FORT LEWIS, Wash. — Spc. Justin Smith of Rexburg says getting blown up in Iraq was better than sitting at Fort Lewis and waiting to get home to Idaho.
Smith, a Humvee machine gunner with Bravo Company 2-116th, was injured by a suicide bomber Oct. 23 on his last patrol in Kirkuk. He suffered cuts near his eye, a chipped tooth and second-degree burns on his hand.
"Actually, I think I would rather be in Kirkuk than sitting here doing this," he said while playing a game on his laptop computer. "We have so much time to kill here; we just have to sit around and think about how close we are to home."
Smith is among hundreds of soldiers in the 116th Brigade Combat Team who are being "processed out" of the regular Army and waiting to fly home to their lives as civilians and part-time soldiers. About 1,800 Idaho National Guard soldiers have been deployed for 18 months, the last 10 months in Iraq.
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Most should be home by Thanksgiving. A few lucky soldiers have trickled back to the state in the past week or two. Many will fly to Idaho Tuesday — flight times still aren't firm — while others are still being processed by the Army and waiting their turn to come home.
And that means more standing in line in the rain to sign papers, attending debriefings and undergoing medical examinations.
When they're not processing, one thing soldiers are doing is going into nearby Tacoma to drink beer at Hooters and other bars. Soldiers did not have alcohol in Iraq.
"It's nice to be able to walk into a bar and not get kicked out," said Spc. Jacob Schenk of Twin Falls, who turned 21 in Iraq.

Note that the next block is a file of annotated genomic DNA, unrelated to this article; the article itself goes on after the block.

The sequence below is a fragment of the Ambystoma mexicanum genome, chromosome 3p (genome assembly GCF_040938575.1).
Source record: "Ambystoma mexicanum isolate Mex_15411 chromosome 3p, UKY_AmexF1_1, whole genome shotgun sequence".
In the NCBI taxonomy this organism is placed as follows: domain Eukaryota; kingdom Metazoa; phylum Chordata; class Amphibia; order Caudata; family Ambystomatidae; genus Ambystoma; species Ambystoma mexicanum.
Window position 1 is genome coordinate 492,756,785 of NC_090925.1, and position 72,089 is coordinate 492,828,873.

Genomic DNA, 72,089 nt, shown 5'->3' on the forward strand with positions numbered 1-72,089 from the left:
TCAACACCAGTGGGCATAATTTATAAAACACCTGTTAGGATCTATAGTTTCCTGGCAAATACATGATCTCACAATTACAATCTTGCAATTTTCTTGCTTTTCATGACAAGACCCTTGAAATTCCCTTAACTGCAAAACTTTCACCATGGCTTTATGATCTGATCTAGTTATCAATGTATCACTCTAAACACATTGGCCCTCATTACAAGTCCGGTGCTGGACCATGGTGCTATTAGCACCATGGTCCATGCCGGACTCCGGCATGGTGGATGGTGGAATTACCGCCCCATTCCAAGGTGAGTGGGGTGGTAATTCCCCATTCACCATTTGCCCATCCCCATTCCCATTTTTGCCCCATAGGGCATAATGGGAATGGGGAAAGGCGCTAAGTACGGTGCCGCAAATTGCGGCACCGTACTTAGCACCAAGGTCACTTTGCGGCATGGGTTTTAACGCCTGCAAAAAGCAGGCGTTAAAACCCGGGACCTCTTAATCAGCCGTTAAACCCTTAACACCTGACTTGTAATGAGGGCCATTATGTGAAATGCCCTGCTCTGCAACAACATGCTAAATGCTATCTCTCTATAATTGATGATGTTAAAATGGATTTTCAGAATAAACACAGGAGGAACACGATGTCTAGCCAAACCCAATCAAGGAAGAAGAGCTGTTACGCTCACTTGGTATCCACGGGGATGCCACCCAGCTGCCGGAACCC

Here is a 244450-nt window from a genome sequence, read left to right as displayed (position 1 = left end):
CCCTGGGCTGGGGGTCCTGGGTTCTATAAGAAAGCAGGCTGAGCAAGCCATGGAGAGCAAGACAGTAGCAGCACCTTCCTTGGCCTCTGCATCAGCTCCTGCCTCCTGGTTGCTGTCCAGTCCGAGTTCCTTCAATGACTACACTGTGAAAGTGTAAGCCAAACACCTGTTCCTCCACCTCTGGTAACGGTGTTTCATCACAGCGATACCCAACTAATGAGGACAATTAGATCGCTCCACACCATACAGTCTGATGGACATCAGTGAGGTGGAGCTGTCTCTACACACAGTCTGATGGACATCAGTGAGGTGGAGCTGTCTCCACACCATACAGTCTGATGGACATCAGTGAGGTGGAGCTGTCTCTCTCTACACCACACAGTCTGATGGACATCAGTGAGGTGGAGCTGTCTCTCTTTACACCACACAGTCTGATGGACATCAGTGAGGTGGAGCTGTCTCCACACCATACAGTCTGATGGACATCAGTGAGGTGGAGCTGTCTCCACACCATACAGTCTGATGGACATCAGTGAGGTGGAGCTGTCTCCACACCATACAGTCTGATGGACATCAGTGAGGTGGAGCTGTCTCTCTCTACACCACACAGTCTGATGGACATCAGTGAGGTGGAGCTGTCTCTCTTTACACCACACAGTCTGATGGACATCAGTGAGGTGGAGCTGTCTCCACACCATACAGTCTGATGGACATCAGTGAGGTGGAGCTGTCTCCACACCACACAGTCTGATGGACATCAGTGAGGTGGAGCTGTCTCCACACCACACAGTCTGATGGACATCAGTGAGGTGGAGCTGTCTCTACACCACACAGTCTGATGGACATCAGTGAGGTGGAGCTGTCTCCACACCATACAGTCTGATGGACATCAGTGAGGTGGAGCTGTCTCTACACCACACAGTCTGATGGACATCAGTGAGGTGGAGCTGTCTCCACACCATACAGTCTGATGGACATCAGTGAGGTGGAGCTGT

Other soldiers are playing poker, taking naps and working out at the gym.
And, most of all, dying to get home.
"I think guys are dealing with it really well, but it's tough," Sgt. 1st Class Hugh McKinney of Felt said. "This is a piece of cake compared to what we had to deal with in Iraq, but these guys just want to get home to be with their wives, families and loved ones."
This is the third homecoming for Spc. Steven Martindale of Filer. He served with the Marine Corps in the Gulf War and in Somalia. After those deployments, he returned to a home base with his fellow Marines.
This time, the 33-year-old has a wife, Rene, and two children, Jessica, 7, and Michael, 5, to come home to.
Some soldiers are looking for ways to get home quickly — some have gotten special permission to get a ride home with family members. But Martindale is waiting patiently for his plane to leave Tuesday.
"Everybody wants to get home, but at the same time, this is a good time to readjust," he said.
Martindale plans to ease back into family life. "I know it's going to feel a little weird," he said. "I think me and my wife have to get reacquainted again. And the kids, they're just going to be glad that Daddy is home for good."
He will take about a week off before returning to his job at Wal-Mart. He's planning a big family vacation next spring or summer.
"I promised my kids after Daddy gets back, we're going to Disney World," he said.
For Spc. Marc Ambruster of Boise, waiting for Tuesday's trip home feels like an eternity he can't bear. After getting his discharge papers Sunday, he tried to get permission to take a commercial flight to Boise.
No such luck.
How did it feel to be discharged, to have the deployment finally over?
"Like the first day I got married," Armbruster said. "It's like the happiest day of my life."